I have been struggling with breaking back into blogging for a number of reasons. The biggest of them is that there has been a lot in my heart and on my mind about Africana traditions that I want to share from the last year of my spiritual journey but haven’t yet… and most of those things are cups of flaming hot tea that go against the grain of what’s popular to write about online. These are mostly basic things anyone would encounter when they work with an OG, traditional practitioner or join any legitimate ATR house, but none of it is particularly exciting or good news when you’re just learning about Africana spirituality on your own. For the most part, they also aren’t things people are talking a lot about online. 

So for a long time, I’ve tiptoed around or kept silent on these topics. The truth is, holding back on these areas won’t make them any less important to add to our community’s discussion. I am just one voice and one perspective among many – one that should be questioned, poked, and prodded just as much as any other. There’s potential benefit for everyone’s growth as a collective when we can have open, honest dialogue together about what’s confusing, unexpected, and difficult to confront. With that, it’s time to finally open up and spill some of my tea this year. I hope that with every post, every time I share my thoughts, it is not as an expert or with any sense of “rightness,” but rather a piece of the broader conversation that we can share and an invitation to learn and grow together on our paths wherever they may be leading.

As I see the popularity and presence of Africana spirituality growing more and more, these become an increasing concern to me about the future of our traditions. Social media and online platforms are both an incredible way to spread empowering knowledge about our traditions, history, and culture – but without the wisdom and discernment of elders dedicated to teaching it carefully, that knowledge can be just as harmful to the preservation and genuine practice of those traditions as it can be for positive spiritual transformation. If we want to tap into all the good that technology can do to truly strengthen and support the black community through increased access to our spiritual traditions, we have to understand and step up efforts to protect against the damage that can also be done with these tools. As information and access multiples, so too does the potential for appropriation outside the black community and abuse, misunderstanding, and misuse of Africana traditions within the black community.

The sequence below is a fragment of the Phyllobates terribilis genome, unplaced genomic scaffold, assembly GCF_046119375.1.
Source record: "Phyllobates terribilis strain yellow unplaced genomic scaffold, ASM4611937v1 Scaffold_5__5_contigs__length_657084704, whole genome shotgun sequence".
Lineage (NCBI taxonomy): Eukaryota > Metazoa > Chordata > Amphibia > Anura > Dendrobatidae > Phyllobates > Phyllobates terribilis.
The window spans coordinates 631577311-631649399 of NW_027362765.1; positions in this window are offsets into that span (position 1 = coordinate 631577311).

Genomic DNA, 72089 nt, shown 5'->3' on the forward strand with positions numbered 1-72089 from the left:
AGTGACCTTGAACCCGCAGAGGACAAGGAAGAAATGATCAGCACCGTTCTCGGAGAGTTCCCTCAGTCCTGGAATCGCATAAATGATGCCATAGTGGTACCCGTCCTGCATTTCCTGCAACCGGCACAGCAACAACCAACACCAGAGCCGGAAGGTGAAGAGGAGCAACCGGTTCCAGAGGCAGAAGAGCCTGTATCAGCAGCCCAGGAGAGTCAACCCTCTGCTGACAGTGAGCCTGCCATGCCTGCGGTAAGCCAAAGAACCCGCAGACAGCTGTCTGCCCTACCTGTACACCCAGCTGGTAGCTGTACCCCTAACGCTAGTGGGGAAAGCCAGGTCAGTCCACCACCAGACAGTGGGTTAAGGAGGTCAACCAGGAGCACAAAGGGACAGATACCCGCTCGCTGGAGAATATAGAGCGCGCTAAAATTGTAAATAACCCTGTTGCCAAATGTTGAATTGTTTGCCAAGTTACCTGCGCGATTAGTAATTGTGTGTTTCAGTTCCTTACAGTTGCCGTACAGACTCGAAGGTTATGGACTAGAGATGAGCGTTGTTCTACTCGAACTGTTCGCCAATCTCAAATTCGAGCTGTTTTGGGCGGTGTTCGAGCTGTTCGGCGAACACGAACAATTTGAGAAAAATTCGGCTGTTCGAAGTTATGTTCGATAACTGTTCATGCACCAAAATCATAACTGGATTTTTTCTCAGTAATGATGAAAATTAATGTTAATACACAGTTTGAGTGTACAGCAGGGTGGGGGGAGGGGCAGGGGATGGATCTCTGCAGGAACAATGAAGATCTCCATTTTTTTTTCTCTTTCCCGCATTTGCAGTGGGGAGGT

It is a wonderful thing when the internet can connect skilled practitioners to those who can benefit from their spiritual talents and create a means for that practitioner to support themselves financially. Money is another form of energy, and payment is an energy exchange in the context of Africana traditions, but not in a good way when the spirituality is all too often watered down through toxic processes of commercialization and problematic marketing.

It is amazing when so many more beginners on their paths can learn so much more than ever before about Africana traditions, but also dangerous when the delivery of that information comes at any time about potentially any topic – not taught by an elder who has taken on the responsibility of teaching and has the beginner’s best interests and what they are ready for in mind at all times.

It is exciting and empowering that anyone – myself included – regardless of experience or qualifications can write and share about Africana spirituality… not just the initiated, priests, and elders of many decades who traditionally were the respected sources. On the flip side, this opens the flood gates for falsehoods and misunderstandings about the traditions to become widespread if enough want to believe them. 

I seriously worry about all these dangers because they pose a threat to the health and well being, the financial stability, and the spiritual growth of our community – as well as to the authentic transmission and preservation of our traditions and culture themselves. I firmly believe that these are areas where we need to be as honest and aware as possible. We must do our best to hold ourselves and each other accountable for how we represent, share, practice, engage in, and sustain Africana spiritual traditions. This is not to say that there aren’t many across our different online (and offline) communities who aren’t striving towards this – there are MANY. This is simply a call to action for that to continue in earnest and become a mainstream priority for all of us. I’m looking forward to hearing other’s thoughts on this subject, and I’ll definitely be writing on more specifics in the future.

To end on a positive note, I’ve been really inspired by some of the things that well-known podcaster, diviner, rootworker, and ATR practitioner Juju picked up during her reading of the year for 2020. At the end of 2019, I went to a Palo ceremony where I heard some things about this year that really fit together well with Juju’s messages and have been inspiring. Juju talks about how in 2020, it’ll be really important for us to share our gifts with each other for uplifting the black community. So here’s to this year, and all the possibilities for collective growth that it holds for us!

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